How old were you when you were diagnosed with T1D? I was 19 years old at the time of diagnosis. How did you feel when you were diagnosed? What happened? I was very surprised to be honest. At first I thought it was a disaster because I was told I should only ride my bike for 1 mile, so my cycling dreams were effectively over. But thankfully this only lasted 24 hours because I researched Team Novo Nordisk (TNN, known as Team Type 1 at the time) and ordered Phil Southerland’s book, Not Dead… Read more
It wasn’t even a year old when my parents got the news that would change my life forever. At 11 months old, I got diagnosed with type one diabetes. Since then, almost 19 years later, there has not been a day where diabetes hasn’t been on my mind. I was lucky to grow up with extremely supportive friends and family which made fighting this disease much easier. For the most part, I lived a normal life. I was fortunate to never be left out or forgotten about, and I can thank my parents a lot for… Read more
Being an athlete already has its many stresses on everyday life. Being a person with type 1 and being an athlete is another level of stress, but it can be managed and done successfully. I was 14 when I was diagnosed with type 1 diabetes. I had to learn quickly how to manage this disease and still be able to do all the normal things I wanted to do. In college, there are many thoughts and choices that you have daily – what do I eat today, how late should I stay up, did I get my schoolwork done… Read more
Editor's note: friend of CDN and athlete Carly Lenett interviewed Mandy Marquardt, a professional track cyclist who is competing to earn her spot in the 2020 Olympics!    Carly Lenett: How old were you when you were diagnosed with T1D?  Mandy Marquardt: I was diagnosed with type 1 diabetes at the age of 16 while racing and living in Mannheim, Germany with my father.   CL: Did you know anyone else who had type 1 at that time? (I was lucky I had my dad) Who did you get advice and support from… Read more
Editor's note: friend of CDN and athlete Carly Lenett interviewed Kendall Simmons, a former NFL player with T1D about his diagnosis as a young adult and his tips for college & T1D.  CL: I wanted to talk with you a bit about your diagnosis and how you adjusted to this new reality. You were 23, so you pretty much had your whole routine down and had just entered the NFL. Did you feel alone at first? What kind of support did you have in the beginning? KS: Honestly, I can say I never really… Read more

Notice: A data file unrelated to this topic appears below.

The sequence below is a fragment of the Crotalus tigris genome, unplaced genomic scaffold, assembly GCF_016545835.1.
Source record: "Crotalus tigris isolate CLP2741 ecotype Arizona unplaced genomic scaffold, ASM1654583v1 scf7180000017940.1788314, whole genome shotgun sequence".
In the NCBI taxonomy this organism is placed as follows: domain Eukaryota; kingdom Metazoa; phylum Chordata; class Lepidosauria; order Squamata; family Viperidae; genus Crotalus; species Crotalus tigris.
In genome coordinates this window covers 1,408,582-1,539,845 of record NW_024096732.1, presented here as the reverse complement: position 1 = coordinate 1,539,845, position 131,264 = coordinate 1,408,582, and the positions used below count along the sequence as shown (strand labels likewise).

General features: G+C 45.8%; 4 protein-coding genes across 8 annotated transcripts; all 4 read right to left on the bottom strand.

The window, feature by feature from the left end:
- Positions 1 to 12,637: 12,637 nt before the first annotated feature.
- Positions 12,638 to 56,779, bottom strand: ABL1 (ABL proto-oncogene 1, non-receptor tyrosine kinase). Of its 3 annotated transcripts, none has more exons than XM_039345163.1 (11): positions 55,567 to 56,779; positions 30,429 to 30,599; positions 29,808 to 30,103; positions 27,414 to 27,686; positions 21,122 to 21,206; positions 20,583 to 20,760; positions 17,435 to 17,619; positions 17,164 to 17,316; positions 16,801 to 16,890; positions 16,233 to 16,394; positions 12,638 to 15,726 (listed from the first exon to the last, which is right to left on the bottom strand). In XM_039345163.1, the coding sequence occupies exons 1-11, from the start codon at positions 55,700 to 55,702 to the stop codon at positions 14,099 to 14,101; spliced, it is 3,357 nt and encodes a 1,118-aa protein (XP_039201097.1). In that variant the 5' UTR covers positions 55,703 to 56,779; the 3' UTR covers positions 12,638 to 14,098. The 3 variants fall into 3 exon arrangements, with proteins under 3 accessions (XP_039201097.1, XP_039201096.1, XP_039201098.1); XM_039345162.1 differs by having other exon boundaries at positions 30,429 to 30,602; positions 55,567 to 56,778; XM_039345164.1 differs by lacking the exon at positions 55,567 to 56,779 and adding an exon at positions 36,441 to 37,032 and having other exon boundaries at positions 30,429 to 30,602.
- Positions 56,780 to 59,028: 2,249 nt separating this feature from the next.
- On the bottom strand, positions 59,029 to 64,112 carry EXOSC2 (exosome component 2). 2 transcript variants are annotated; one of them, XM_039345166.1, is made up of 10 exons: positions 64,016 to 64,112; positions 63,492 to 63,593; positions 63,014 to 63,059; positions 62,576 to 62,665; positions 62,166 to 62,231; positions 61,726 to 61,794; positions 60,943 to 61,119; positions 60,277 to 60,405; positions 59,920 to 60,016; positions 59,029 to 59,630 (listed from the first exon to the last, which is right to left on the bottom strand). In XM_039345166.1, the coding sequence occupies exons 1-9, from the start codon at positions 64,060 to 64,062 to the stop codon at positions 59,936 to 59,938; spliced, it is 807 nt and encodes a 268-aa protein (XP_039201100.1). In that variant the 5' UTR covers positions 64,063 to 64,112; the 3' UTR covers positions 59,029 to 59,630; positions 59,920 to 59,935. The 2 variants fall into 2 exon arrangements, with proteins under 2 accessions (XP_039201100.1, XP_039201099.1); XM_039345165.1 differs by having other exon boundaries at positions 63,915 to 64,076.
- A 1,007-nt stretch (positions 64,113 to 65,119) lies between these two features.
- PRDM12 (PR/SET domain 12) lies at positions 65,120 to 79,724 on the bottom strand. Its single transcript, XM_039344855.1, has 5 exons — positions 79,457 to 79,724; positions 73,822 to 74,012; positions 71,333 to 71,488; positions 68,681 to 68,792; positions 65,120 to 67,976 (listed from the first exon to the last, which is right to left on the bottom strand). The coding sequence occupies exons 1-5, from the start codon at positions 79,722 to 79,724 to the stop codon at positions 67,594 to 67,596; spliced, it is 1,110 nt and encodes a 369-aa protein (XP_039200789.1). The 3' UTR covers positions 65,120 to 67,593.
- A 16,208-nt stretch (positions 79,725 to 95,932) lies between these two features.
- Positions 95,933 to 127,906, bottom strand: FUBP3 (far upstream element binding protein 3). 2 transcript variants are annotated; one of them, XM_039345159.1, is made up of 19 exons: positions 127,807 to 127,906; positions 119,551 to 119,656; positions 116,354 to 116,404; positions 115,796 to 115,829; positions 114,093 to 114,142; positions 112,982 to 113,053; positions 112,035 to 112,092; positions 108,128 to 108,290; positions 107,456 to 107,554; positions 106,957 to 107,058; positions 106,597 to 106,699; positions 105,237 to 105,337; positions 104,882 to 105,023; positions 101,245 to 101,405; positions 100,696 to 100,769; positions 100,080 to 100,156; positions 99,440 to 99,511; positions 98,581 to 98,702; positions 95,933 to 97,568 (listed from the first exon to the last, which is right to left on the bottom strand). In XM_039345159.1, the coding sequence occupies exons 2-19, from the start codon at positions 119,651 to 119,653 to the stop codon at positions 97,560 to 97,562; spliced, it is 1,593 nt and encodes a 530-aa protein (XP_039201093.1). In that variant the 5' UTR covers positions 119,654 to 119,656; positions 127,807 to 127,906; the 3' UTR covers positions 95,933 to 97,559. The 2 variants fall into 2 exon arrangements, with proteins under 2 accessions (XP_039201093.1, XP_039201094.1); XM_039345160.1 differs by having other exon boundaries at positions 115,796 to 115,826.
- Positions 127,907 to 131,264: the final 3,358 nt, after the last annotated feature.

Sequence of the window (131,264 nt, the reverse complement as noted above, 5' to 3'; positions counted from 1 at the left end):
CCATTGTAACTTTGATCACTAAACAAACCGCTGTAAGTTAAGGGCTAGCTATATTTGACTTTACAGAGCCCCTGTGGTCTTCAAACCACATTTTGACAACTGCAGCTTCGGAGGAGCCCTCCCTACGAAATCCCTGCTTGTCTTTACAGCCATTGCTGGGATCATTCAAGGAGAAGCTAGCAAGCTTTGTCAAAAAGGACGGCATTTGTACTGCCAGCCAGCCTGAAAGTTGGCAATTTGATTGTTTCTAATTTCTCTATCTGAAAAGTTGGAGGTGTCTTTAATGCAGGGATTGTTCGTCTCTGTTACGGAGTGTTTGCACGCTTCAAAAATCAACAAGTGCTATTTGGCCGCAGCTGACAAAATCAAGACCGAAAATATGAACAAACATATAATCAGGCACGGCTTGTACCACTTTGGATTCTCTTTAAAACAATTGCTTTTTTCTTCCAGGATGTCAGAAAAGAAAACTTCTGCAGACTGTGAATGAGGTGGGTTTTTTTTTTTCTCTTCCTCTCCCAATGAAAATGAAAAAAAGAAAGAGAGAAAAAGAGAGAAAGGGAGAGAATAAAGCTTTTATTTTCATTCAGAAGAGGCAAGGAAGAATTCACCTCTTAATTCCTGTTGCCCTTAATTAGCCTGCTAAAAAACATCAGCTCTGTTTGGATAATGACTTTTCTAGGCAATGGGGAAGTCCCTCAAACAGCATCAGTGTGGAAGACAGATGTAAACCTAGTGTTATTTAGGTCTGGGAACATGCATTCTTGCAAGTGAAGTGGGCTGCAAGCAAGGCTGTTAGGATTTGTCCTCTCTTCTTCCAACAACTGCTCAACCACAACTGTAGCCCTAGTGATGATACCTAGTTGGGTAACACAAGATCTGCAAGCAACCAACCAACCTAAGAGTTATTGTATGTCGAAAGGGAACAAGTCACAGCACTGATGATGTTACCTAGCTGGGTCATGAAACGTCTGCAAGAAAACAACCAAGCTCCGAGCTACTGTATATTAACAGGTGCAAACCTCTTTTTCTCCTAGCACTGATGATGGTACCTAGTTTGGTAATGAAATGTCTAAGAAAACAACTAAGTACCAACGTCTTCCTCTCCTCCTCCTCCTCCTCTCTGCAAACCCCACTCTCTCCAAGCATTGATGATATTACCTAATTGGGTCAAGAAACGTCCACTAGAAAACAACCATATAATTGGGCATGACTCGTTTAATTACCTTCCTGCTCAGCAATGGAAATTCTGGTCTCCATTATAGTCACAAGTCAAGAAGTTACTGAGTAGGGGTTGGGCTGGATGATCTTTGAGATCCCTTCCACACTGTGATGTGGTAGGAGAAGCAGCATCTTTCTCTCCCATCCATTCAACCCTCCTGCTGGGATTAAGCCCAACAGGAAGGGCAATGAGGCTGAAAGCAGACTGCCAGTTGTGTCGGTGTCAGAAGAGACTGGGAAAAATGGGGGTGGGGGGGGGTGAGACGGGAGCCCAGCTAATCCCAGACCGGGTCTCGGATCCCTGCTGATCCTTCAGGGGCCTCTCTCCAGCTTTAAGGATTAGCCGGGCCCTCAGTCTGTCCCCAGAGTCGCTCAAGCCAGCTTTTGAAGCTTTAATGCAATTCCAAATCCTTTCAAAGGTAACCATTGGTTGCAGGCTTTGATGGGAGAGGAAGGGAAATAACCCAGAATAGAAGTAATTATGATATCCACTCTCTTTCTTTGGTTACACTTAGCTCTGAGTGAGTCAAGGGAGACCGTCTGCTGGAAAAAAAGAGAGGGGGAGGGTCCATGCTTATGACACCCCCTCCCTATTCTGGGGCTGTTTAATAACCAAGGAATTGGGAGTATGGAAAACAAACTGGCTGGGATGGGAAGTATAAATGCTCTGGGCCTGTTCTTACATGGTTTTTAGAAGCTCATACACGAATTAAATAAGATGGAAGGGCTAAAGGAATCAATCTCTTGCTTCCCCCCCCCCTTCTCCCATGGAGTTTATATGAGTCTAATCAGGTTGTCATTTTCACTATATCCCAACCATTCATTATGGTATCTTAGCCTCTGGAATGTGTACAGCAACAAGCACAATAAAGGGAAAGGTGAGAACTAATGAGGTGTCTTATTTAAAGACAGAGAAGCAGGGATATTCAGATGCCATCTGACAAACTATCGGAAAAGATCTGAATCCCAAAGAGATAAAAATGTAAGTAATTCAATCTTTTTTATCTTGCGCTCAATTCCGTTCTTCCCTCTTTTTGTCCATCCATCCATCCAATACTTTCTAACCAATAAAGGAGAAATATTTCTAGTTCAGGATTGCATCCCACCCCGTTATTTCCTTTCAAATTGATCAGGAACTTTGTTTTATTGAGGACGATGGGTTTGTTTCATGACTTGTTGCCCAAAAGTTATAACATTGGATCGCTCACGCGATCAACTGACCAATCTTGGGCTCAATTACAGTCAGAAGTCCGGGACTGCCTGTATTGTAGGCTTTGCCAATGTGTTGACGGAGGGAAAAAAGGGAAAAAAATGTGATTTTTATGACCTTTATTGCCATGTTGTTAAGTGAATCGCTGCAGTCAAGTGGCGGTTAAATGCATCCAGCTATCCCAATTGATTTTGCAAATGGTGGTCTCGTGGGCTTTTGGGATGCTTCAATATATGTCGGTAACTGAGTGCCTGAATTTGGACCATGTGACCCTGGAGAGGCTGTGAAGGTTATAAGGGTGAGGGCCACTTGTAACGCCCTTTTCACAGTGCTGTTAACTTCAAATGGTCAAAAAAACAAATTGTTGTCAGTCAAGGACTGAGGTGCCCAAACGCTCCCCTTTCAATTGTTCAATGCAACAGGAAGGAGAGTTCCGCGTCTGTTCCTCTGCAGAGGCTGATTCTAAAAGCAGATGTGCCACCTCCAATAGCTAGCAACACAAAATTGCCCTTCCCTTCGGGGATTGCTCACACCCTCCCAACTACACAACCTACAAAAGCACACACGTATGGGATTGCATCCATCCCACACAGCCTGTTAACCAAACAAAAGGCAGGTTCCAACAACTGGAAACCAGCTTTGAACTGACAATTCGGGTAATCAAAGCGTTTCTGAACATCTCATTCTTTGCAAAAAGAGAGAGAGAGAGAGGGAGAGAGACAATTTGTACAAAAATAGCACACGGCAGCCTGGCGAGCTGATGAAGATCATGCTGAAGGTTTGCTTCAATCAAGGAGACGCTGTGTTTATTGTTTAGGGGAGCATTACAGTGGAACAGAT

It is no secret that adjusting to college life is a great challenge for many young adults. For me, having both type one diabetes and college athletics incorporated into my daily routine makes some days more difficult than others. Having just wrapped up my first year of school away from home, I have learned a lot when it comes to balancing school, sports, and type one diabetes. Some of the biggest takeaways from my freshman year experience include the importance of preparation, openness with my… Read more
      I have a love/hate relationship with running. Very rarely am I in the middle of a run and say to myself, “Gee, I’m really enjoying the tiny aches and pains in my legs, the feeling that I’m about to suffocate, and thinking about how sore I’ll feel after my run,” yet I still continue to do it. So why do I love running? Maybe it’s the endorphin rush I get after finishing a hard workout. Maybe it’s how running clears my mind and forces me to lay aside my homework for a short time. Maybe it… Read more
In early March, as I sat in Pathophysiology class, I got the email with the subject: “You’re now invited to the 43rd Marine Corps Marathon”. It was a pretty daunting email to open. As I whispered “Look!” to my friend in class, I realized that it was time for me to go after something that I had been pretty afraid of for a while. Spoiler alert: I finished, but another spoiler: it was definitely not pretty. Surprisingly, race morning was relatively (and ideally) uneventful. In my practice runs, I… Read more
ELIZABETH CONSIDINE, GEORGETOWN UNIVERSITY '20 Exercise and sports are my favorite way to get outside of my comfort zone. With type 1 diabetes (T1D), there are more challenges than just the number of miles or the target pace. Participating in high school sports and now in triathlon at the collegiate club level with T1D has introduced me to more obstacles, but I firmly believe that they have molded me into the student, athlete and person that I am today. The most obvious, and most difficult… Read more
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